Oh, for the days when I was in my prime, when God’s intimate friendship blessed my house. Job 29:4 NIV
My friends numbered few.
Dad began preaching when I was just a young fellow. Snippets of him driving an ice cream truck like his father and of him working in a Western Auto store are the only earlier memories I have. And with the preaching came moving. Dad was a restless sort. Twenty years was his longest tenure, and by the time he did that, I had left home long before. When I lived with him and Mom, he moved every two or three years, sometimes after only one year.
Making friends amidst the transitions proved difficult. So did remembering teachers and schools. Both have blurred into that part of my memory I can no longer access. From kindergarten to eighth grade, I remember only a handful of friends. From high school, another handful. None of which have I kept up with through the years.
Nor did college differ—and I suppose that is my fault. I recall a few friends from those four years, none of which I’ve contacted since graduation. My resilience against making friends while growing up tainted my adult life. After all, I followed in dear old Dad’s footsteps and moved around a good bit myself.
Only one almost life-long friend comes to mind. He and I met shortly after graduating high school when we went to work at the same metal fabrication plant. We were the same age and seemed to hit it off immediately. Although the miles have separated us since then—and our career paths have taken us in different directions—we remain in contact. I’ve made many other friends and casual acquaintances during my lifetime, but his friendship I hold the dearest.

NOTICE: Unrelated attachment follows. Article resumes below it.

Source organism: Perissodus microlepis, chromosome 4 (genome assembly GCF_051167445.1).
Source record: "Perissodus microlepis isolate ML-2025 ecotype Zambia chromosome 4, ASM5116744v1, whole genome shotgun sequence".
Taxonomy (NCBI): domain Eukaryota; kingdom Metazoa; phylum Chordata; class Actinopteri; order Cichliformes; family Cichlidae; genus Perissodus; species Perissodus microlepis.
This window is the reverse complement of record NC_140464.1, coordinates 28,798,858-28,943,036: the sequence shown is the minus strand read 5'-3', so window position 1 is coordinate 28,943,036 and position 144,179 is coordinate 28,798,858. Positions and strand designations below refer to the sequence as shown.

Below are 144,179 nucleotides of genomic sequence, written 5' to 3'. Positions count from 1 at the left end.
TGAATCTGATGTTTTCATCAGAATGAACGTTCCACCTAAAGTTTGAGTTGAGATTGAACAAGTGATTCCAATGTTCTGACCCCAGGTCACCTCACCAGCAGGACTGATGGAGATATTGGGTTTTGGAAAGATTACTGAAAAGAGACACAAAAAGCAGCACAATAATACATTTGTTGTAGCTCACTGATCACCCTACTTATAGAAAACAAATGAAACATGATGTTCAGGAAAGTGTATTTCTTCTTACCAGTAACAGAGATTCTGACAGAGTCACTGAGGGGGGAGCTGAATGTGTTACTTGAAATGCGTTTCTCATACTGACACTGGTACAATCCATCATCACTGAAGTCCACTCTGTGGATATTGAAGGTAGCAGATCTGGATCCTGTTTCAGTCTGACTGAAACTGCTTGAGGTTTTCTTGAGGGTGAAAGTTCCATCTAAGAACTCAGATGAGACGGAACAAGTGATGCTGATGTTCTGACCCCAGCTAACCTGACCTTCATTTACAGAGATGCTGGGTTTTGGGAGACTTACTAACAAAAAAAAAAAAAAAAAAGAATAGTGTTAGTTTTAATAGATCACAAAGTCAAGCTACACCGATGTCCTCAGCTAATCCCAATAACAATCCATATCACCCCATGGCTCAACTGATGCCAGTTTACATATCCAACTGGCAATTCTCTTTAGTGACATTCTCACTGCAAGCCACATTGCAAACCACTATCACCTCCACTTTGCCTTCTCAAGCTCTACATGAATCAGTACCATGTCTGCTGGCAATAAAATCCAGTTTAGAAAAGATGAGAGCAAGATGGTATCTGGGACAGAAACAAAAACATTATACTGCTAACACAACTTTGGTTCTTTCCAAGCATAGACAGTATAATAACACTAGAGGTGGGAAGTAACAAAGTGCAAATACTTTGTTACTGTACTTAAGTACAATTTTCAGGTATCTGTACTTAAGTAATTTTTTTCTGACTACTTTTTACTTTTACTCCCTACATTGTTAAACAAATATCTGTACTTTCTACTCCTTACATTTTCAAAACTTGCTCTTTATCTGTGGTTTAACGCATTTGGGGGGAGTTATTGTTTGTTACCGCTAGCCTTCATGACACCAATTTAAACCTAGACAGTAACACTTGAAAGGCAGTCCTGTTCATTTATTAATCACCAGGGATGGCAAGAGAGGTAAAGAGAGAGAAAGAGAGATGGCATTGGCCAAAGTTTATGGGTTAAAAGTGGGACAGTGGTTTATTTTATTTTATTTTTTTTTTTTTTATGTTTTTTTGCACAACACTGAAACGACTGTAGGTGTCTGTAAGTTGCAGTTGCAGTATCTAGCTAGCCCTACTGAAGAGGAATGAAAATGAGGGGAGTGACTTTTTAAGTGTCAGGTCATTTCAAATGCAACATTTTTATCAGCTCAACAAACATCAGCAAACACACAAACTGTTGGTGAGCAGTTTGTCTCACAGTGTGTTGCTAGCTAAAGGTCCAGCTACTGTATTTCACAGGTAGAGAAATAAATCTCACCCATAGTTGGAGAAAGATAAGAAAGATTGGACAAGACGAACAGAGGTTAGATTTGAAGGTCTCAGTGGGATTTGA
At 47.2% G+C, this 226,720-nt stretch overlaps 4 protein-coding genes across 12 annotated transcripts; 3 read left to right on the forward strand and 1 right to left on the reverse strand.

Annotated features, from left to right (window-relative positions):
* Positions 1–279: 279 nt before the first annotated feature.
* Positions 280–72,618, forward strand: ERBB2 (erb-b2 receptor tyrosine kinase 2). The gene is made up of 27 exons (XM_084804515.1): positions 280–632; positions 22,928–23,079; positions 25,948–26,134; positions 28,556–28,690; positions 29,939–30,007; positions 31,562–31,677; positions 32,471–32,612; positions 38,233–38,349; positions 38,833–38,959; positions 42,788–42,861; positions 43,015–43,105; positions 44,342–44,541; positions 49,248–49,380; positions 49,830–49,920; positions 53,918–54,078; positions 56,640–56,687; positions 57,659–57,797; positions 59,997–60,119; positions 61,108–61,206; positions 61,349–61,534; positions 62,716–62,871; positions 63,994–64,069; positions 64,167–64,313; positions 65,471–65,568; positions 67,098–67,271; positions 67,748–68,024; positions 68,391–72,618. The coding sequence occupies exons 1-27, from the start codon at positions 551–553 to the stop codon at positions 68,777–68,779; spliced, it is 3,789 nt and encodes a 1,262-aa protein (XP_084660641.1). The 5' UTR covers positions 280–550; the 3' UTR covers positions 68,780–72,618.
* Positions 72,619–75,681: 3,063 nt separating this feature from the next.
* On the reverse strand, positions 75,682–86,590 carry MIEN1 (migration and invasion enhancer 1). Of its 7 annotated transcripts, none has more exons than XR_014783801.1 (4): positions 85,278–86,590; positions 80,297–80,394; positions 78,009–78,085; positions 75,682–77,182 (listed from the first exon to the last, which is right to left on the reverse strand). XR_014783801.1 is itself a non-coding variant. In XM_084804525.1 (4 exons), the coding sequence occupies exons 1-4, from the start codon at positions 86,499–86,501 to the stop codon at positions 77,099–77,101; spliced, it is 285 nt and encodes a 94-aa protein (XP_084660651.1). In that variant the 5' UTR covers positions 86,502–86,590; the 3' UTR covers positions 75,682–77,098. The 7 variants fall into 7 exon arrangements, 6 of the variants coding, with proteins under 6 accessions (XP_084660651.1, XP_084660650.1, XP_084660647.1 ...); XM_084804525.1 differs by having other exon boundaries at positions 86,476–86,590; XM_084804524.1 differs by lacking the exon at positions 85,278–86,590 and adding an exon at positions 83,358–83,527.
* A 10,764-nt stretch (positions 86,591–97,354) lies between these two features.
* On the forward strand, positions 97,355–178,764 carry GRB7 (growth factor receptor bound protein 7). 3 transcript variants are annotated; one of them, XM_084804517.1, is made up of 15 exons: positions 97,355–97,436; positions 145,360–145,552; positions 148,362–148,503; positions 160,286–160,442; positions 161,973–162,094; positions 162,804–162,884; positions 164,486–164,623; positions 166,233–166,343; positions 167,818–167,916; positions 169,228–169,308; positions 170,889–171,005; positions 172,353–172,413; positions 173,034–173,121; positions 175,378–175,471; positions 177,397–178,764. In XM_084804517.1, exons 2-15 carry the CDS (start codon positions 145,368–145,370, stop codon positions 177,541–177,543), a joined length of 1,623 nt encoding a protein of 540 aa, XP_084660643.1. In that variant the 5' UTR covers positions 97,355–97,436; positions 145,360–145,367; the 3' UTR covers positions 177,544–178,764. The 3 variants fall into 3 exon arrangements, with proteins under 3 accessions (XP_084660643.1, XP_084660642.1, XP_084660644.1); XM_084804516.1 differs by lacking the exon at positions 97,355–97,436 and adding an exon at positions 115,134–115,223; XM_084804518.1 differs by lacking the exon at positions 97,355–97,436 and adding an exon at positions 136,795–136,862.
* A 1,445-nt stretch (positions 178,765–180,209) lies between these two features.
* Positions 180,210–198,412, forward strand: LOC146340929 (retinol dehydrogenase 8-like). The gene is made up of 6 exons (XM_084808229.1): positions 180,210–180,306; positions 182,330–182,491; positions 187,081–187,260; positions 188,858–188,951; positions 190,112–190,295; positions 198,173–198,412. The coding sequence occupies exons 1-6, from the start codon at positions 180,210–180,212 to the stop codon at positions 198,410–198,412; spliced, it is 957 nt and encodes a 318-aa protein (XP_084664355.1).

Friendship is touchy business. Job discovered this when hard times hit him and his family. Several of his friends showed up to comfort him—but turned out to be miserable comforters. The only advice they could give was that he should repent of whatever sin he had committed that was causing his misery. They talked too much—and listened too little. He ignored their advice and went on with life. Although they told him God brought his misery, Job didn’t believe it. He chose to relish in his intimate friendship with God.
Fair-weather friends are usually a dime a dozen, but true friends encourage more than they rebuke, listen more than they talk, are heavy on presence and light on advice, and don’t pretend to understand all the emotions we face during troubling times. They hang around in the good and bad times.
But the most comforting friend is God. No other person can do for us what He can. He is the friend extraordinaire. Always there. Always ready to listen. Never too busy.
Father, thank You for being a friend who sticks closer than a brother or a sister.
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